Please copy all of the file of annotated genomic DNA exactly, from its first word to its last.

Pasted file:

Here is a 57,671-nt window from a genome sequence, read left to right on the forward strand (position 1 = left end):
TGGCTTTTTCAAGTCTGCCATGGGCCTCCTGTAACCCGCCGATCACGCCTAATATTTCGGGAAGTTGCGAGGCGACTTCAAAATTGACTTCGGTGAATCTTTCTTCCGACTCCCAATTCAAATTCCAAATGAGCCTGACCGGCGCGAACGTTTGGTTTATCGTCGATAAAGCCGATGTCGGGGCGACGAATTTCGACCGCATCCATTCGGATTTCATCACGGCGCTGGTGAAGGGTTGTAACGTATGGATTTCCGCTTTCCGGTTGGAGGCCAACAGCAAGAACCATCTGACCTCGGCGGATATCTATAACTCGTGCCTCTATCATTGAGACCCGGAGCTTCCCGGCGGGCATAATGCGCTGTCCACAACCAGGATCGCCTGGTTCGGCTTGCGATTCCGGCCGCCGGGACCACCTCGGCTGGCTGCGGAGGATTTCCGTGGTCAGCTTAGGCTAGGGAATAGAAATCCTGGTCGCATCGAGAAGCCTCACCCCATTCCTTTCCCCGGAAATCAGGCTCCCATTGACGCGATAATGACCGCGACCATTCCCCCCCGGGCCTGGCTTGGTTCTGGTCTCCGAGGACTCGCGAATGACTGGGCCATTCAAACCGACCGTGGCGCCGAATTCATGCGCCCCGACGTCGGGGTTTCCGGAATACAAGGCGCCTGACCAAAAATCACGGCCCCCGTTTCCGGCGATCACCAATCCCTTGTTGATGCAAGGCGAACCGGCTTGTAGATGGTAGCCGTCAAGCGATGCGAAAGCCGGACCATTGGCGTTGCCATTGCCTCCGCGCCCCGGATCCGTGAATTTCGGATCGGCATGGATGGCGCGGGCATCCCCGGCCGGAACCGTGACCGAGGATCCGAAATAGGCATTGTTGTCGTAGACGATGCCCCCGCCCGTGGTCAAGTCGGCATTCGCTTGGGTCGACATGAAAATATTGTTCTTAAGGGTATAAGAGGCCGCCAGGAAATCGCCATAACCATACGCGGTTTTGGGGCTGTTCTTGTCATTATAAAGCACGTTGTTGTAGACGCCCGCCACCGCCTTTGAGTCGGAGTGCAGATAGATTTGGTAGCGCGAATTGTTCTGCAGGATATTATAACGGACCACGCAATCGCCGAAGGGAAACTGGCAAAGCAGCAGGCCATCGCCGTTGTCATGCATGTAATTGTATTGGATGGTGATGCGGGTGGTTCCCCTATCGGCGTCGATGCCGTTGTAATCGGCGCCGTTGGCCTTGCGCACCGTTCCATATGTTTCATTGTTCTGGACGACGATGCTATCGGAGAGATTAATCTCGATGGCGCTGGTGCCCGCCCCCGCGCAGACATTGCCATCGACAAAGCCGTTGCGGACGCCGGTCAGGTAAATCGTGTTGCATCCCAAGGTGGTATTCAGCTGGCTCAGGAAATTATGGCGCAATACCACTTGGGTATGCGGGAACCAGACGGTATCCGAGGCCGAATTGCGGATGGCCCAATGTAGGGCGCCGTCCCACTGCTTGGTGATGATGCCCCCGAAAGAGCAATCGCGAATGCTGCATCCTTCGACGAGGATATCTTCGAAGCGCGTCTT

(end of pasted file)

Here is a 57,671-nt window from a genome sequence, read left to right on the forward strand (position 1 = left end):
TGGCTTTTTCAAGTCTGCCATGGGCCTCCTGTAACCCGCCGATCACGCCTAATATTTCGGGAAGTTGCGAGGCGACTTCAAAATTGACTTCGGTGAATCTTTCTTCCGACTCCCAATTCAAATTCCAAATGAGCCTGACCGGCGCGAACGTTTGGTTTATCGTCGATAAAGCCGATGTCGGGGCGACGAATTTCGACCGCATCCATTCGGATTTCATCACGGCGCTGGTGAAGGGTTGTAACGTATGGATTTCCGCTTTCCGGTTGGAGGCCAACAGCAAGAACCATCTGACCTCGGCGGATATCTATAACTCGTGCCTCTATCATTGAGACCCGGAGCTTCCCGGCGGGCATAATGCGCTGTCCACAACCAGGATCGCCTGGTTCGGCTTGCGATTCCGGCCGCCGGGACCACCTCGGCTGGCTGCGGAGGATTTCCGTGGTCAGCTTAGGCTAGGGAATAGAAATCCTGGTCGCATCGAGAAGCCTCACCCCATTCCTTTCCCCGGAAATCAGGCTCCCATTGACGCGATAATGACCGCGACCATTCCCCCCCGGGCCTGGCTTGGTTCTGGTCTCCGAGGACTCGCGAATGACTGGGCCATTCAAACCGACCGTGGCGCCGAATTCATGCGCCCCGACGTCGGGGTTTCCGGAATACAAGGCGCCTGACCAAAAATCACGGCCCCCGTTTCCGGCGATCACCAATCCCTTGTTGATGCAAGGCGAACCGGCTTGTAGATGGTAGCCGTCAAGCGATGCGAAAGCCGGACCATTGGCGTTGCCATTGCCTCCGCGCCCCGGATCCGTGAATTTCGGATCGGCATGGATGGCGCGGGCATCCCCGGCCGGAACCGTGACCGAGGATCCGAAATAGGCATTGTTGTCGTAGACGATGCCCCCGCCCGTGGTCAAGTCGGCATTCGCTTGGGTCGACATGAAAATATTGTTCTTAAGGGTATAAGAGGCCGCCAGGAAATCGCCATAACCATACGCGGTTTTGGGGCTGTTCTTGTCATTATAAAGCACGTTGTTGTAGACGCCCGCCACCGCCTTTGAGTCGGAGTGCAGATAGATTTGGTAGCGCGAATTGTTCTGCAGGATATTATAACGGACCACGCAATCGCCGAAGGGAAACTGGCAAAGCAGCAGGCCATCGCCGTTGTCATGCATGTAATTGTATTGGATGGTGATGCGGGTGGTTCCCCTATCGGCGTCGATGCCGTTGTAATCGGCGCCGTTGGCCTTGCGCACCGTTCCATATGTTTCATTGTTCTGGACGACGATGCTATCGGAGAGATTAATCTCGATGGCGCTGGTGCCCGCCCCCGCGCAGACATTGCCATCGACAAAGCCGTTGCGGACGCCGGTCAGGTAAATCGTGTTGCATCCCAAGGTGGTATTCAGCTGGCTCAGGAAATTATGGCGCAATACCACTTGGGTATGCGGGAACCAGACGGTATCCGAGGCCGAATTGCGGATGGCCCAATGTAGGGCGCCGTCCCACTGCTTGGTGATGATGCCCCCGAAAGAGCAATCGCGAATGCTGCATCCTTCGACGAGGATATCTTCGAAGCGCGTCTT